The WikiLeaks Paradox
Is radical transparency compatible with total anonymity?
WikiLeaks staff examine all documents and label any suspicions of inauthenticity based on a forensic analysis of the document, means, motive and opportunity, cost of forgery, what the authoring organization claims and so on. We have become world leaders in this and have an enviable record: as far as can be determined, we have yet to make a mistake. This does not mean we will never make a mistake, but so far, our method is working and we have a reputation to protect.
I don't doubt that the site takes great pains to investigate its leaks—Raffi Khatchadourian's recent New Yorker profile of Assange painted a picture of tireless devotion. You might also argue that questions of trust are just part of the deal when you rely on anonymous sources—a long-defended, if controversial, journalistic practice. But there is a profound difference between how WikiLeaks uses anonymous sources and how the rest of the media does. When the New York Times has a document provided by an anonymous source, its reporter knows the identity of that source. In that case, we expect the reporter to assess both the source's information and the source's reasons for reporting it. When mainstream media outlets are duped by these anonymous sources, we—justifiably—blame them for not checking things out.
Indeed, some critics of anonymous sourcing have called for the outing of lying leakers. In October 2001, for instance, ABC News' investigative unit reported that "four well-placed and separate sources" revealed that the anthrax used in the postal terror attacks contained a chemical additive that suggested ties to Iraq. When, in 2008, the FBI revealed that its lead suspect was Bruce Ivins, a scientist with no connection to Iraq, Salon's Glenn Greenwald and journalism professor Jay Rosen both called on ABC to reveal its sources. Outing the sources, they argued, would serve as an important check on people who try to peddle false information—if a leaker knew that he could be outed for lying, he'd be much more cautious. (ABC News did not comply with the request.)
Any such checks on a source's veracity are impossible under WikiLeaks' processes. If WikiLeaks doesn't know who provided a document in question, how can it know the source's "means, motive, and opportunity" to determine if the document is real? Even Assange admits these shortcomings. He told reporters on Tuesday that his worst fear was that a source could subtly alter leaked documents without WikiLeaks finding out. If WikiLeaks does end up publishing a dubious document, there would be no way to expose its anonymous source in order to deter further fraud.
WikiLeaks says there is one additional check on the authenticity of its leaks—the "collective wisdom" afforded by the Internet minimizes the risks of fraud, the site says. If a document is fake, the "broader community" will suss it out. To me, that provides little comfort. WikiLeaks is not really a wiki—a Web site that allows the Internet hordes to edit its information. Although WikiLeaks shares what it calls the "comfortable presentation style of Wikipedia," it does not allow people to edit source documents nor the accompanying commentary that explain the documents (those are written by WikiLeaks staff, who aren't identified on the site). Also, unlike Wikipedia, WikiLeaks isn't an open organization that anyone can join, nor does it have any democratically agreed-upon rules about the kinds of leaks it will publish. Instead, in nearly every way that matters, WikiLeaks is an opaque, insular organization.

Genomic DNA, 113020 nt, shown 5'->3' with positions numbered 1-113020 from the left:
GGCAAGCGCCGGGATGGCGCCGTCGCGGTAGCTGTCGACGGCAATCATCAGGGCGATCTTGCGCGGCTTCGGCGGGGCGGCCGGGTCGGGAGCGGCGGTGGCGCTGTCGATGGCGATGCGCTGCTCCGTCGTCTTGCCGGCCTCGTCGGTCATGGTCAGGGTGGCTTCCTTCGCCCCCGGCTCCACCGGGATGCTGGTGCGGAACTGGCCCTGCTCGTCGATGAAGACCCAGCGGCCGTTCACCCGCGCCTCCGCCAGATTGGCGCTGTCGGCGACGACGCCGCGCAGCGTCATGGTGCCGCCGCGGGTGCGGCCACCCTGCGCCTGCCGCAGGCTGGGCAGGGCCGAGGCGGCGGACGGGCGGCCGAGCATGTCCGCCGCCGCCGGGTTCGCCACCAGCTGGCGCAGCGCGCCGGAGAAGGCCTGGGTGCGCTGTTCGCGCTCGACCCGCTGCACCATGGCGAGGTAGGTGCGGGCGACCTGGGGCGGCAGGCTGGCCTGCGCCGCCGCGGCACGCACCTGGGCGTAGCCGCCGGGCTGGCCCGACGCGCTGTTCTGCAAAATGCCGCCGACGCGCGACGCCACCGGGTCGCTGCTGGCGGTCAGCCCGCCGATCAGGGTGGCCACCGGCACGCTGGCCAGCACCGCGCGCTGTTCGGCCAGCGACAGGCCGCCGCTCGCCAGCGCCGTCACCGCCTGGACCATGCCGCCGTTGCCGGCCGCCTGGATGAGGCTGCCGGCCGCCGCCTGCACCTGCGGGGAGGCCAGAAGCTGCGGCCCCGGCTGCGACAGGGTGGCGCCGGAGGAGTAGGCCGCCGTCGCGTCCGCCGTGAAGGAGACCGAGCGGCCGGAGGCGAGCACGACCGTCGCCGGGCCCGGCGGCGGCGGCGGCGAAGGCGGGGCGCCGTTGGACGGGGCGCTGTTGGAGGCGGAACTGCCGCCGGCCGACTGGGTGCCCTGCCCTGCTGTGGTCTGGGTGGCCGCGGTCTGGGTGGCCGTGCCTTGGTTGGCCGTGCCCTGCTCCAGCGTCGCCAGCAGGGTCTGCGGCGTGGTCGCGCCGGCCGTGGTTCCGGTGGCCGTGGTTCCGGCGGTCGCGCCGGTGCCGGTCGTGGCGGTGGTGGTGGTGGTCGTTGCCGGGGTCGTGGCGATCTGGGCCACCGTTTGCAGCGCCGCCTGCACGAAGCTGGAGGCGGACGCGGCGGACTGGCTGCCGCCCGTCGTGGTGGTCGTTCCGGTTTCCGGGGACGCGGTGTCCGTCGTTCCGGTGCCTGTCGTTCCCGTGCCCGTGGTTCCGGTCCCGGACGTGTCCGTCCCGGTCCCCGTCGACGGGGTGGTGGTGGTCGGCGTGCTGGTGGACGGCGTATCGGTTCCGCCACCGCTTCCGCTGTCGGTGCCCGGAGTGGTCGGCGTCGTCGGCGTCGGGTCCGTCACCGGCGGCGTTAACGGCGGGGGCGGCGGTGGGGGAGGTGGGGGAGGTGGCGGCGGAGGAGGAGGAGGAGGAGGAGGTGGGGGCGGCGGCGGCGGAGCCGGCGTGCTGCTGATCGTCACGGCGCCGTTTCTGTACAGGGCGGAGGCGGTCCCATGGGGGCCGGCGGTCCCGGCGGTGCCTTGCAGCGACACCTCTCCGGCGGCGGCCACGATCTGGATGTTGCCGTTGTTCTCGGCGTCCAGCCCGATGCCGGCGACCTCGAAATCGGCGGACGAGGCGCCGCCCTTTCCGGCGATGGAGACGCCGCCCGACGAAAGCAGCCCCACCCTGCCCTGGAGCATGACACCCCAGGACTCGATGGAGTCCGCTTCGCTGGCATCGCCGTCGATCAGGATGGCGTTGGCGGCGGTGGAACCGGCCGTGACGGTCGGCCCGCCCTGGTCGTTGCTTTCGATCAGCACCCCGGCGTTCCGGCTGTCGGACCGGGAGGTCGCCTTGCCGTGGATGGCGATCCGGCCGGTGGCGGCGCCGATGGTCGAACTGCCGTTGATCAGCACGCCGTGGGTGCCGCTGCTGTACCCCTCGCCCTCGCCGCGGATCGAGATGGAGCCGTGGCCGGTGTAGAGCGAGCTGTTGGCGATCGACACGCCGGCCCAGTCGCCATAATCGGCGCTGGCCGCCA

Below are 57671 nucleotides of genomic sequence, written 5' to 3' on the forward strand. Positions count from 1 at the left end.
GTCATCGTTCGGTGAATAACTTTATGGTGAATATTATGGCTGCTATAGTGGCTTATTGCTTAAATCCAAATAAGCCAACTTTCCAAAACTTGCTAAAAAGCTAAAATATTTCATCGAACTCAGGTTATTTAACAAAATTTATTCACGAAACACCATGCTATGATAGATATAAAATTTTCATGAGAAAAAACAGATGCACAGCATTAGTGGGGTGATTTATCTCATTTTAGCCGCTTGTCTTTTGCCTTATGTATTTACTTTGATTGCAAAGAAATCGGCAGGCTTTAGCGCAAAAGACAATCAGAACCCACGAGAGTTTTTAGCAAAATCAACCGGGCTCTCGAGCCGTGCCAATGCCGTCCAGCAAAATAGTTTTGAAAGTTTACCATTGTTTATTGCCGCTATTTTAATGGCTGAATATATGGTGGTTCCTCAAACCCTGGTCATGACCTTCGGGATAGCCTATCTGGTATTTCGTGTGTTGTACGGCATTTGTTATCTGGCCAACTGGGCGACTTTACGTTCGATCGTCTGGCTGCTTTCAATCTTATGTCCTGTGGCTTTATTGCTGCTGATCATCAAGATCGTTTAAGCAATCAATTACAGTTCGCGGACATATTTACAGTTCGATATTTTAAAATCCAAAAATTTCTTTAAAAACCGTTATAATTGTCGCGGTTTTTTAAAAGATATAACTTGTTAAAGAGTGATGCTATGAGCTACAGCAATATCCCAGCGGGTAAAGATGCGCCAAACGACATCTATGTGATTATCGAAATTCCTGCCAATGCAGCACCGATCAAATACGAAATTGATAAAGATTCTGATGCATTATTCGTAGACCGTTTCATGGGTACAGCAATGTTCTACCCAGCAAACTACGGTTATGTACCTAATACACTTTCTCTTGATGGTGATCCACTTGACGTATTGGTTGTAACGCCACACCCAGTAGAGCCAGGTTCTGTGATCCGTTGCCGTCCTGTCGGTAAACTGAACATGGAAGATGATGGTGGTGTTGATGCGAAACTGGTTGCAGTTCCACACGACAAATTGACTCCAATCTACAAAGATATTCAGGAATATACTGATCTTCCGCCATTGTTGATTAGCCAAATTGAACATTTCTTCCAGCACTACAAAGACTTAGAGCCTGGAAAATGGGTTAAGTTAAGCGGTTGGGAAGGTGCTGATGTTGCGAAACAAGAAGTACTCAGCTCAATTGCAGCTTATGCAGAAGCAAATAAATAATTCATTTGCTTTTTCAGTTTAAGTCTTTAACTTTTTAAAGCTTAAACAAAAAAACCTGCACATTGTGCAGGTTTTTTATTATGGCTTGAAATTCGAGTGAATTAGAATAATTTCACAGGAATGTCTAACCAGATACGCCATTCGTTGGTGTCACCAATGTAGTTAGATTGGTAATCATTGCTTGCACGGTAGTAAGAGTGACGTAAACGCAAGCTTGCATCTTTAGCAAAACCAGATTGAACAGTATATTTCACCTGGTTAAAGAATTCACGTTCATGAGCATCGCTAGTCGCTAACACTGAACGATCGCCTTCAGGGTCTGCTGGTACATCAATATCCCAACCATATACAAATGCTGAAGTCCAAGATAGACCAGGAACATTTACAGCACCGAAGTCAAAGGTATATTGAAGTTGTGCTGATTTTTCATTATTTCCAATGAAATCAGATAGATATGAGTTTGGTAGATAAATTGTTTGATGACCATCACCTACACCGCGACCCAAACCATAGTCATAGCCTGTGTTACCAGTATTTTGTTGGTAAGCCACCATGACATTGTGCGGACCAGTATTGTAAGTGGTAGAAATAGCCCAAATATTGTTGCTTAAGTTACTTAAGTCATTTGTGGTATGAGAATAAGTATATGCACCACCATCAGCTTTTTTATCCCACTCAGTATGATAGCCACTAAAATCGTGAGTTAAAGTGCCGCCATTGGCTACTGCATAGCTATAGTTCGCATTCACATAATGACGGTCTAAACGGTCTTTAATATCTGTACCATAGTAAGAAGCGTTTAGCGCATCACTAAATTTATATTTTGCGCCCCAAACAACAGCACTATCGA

I'm not saying that any of this should disqualify WikiLeaks' documents from serious discussion. I am surprised, though, that the site's admirers—including Rosen and Greenwald—aren't more troubled by the secrecy at the heart of its operations. I also wonder whether the extreme measures of secrecy WikiLeaks grants to its sources are really necessary to its mission. If WikiLeaks really is legally bound to never release the identity of its leakers, can't it still find out, for itself, the identity of its sources—if only as a way to more thoroughly check out their leaks? Perhaps this would put WikiLeaks in some kind of legal or physical jeopardy; maybe Assange or his staff could be jailed or harassed for not identifying their sources. According to Assange, though, that's already the case—he says he could be jailed if he enters the United States, and he takes extreme security measures. These risks he takes to protect his sources are probably one of the main reasons the leakers trust WikiLeaks with their information. Given the site's track record, would many leakers balk if WikiLeaks began asking them simple questions? Let me offer a few suggestions: Who are you, how did you find this document, and why are you leaking it now?
Farhad Manjoo is Slate's technology columnist and the author of True Enough: Learning To Live in a Post-Fact Society. You can email him at email@example.com and follow him on Twitter.